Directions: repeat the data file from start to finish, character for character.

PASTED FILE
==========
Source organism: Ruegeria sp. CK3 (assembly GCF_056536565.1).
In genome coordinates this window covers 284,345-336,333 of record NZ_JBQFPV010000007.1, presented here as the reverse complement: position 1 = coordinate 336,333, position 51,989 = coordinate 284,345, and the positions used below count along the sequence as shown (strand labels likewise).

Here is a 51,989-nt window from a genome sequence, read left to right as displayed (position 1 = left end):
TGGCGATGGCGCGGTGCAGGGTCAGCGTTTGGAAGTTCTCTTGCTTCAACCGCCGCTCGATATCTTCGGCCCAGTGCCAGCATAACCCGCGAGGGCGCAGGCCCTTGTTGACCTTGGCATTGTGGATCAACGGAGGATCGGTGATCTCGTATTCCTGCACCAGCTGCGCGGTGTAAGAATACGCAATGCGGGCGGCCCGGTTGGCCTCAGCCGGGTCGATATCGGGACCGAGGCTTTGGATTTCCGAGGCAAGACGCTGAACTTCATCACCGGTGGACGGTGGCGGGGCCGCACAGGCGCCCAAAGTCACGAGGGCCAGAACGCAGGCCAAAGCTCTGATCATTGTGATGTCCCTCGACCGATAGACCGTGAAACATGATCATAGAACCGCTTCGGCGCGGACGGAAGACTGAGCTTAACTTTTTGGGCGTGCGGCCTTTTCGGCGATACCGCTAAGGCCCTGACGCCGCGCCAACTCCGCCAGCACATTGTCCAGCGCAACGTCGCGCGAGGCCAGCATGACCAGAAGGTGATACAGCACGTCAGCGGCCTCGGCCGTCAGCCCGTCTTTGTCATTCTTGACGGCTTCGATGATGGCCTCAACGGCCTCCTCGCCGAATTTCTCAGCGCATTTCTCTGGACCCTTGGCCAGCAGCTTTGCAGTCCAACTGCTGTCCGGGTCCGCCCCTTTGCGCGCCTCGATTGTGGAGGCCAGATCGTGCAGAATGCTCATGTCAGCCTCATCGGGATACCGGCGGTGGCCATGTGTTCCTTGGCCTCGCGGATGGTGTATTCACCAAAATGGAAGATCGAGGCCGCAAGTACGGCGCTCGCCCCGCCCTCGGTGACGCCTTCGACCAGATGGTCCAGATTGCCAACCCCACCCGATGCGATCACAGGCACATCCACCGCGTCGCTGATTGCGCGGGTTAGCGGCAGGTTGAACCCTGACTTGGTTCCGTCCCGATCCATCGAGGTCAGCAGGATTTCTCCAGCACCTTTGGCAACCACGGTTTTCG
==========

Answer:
Source organism: Ruegeria sp. CK3 (assembly GCF_056536565.1).
In genome coordinates this window covers 284,345-336,333 of record NZ_JBQFPV010000007.1, presented here as the reverse complement: position 1 = coordinate 336,333, position 51,989 = coordinate 284,345, and the positions used below count along the sequence as shown (strand labels likewise).

Here is a 51,989-nt window from a genome sequence, read left to right as displayed (position 1 = left end):
TGGCGATGGCGCGGTGCAGGGTCAGCGTTTGGAAGTTCTCTTGCTTCAACCGCCGCTCGATATCTTCGGCCCAGTGCCAGCATAACCCGCGAGGGCGCAGGCCCTTGTTGACCTTGGCATTGTGGATCAACGGAGGATCGGTGATCTCGTATTCCTGCACCAGCTGCGCGGTGTAAGAATACGCAATGCGGGCGGCCCGGTTGGCCTCAGCCGGGTCGATATCGGGACCGAGGCTTTGGATTTCCGAGGCAAGACGCTGAACTTCATCACCGGTGGACGGTGGCGGGGCCGCACAGGCGCCCAAAGTCACGAGGGCCAGAACGCAGGCCAAAGCTCTGATCATTGTGATGTCCCTCGACCGATAGACCGTGAAACATGATCATAGAACCGCTTCGGCGCGGACGGAAGACTGAGCTTAACTTTTTGGGCGTGCGGCCTTTTCGGCGATACCGCTAAGGCCCTGACGCCGCGCCAACTCCGCCAGCACATTGTCCAGCGCAACGTCGCGCGAGGCCAGCATGACCAGAAGGTGATACAGCACGTCAGCGGCCTCGGCCGTCAGCCCGTCTTTGTCATTCTTGACGGCTTCGATGATGGCCTCAACGGCCTCCTCGCCGAATTTCTCAGCGCATTTCTCTGGACCCTTGGCCAGCAGCTTTGCAGTCCAACTGCTGTCCGGGTCCGCCCCTTTGCGCGCCTCGATTGTGGAGGCCAGATCGTGCAGAATGCTCATGTCAGCCTCATCGGGATACCGGCGGTGGCCATGTGTTCCTTGGCCTCGCGGATGGTGTATTCACCAAAATGGAAGATCGAGGCCGCAAGTACGGCGCTCGCCCCGCCCTCGGTGACGCCTTCGACCAGATGGTCCAGATTGCCAACCCCACCCGATGCGATCACAGGCACATCCACCGCGTCGCTGATTGCGCGGGTTAGCGGCAGGTTGAACCCTGACTTGGTTCCGTCCCGATCCATCGAGGTCAGCAGGATTTCTCCAGCACCTTTGGCAACCACGGTTTTCG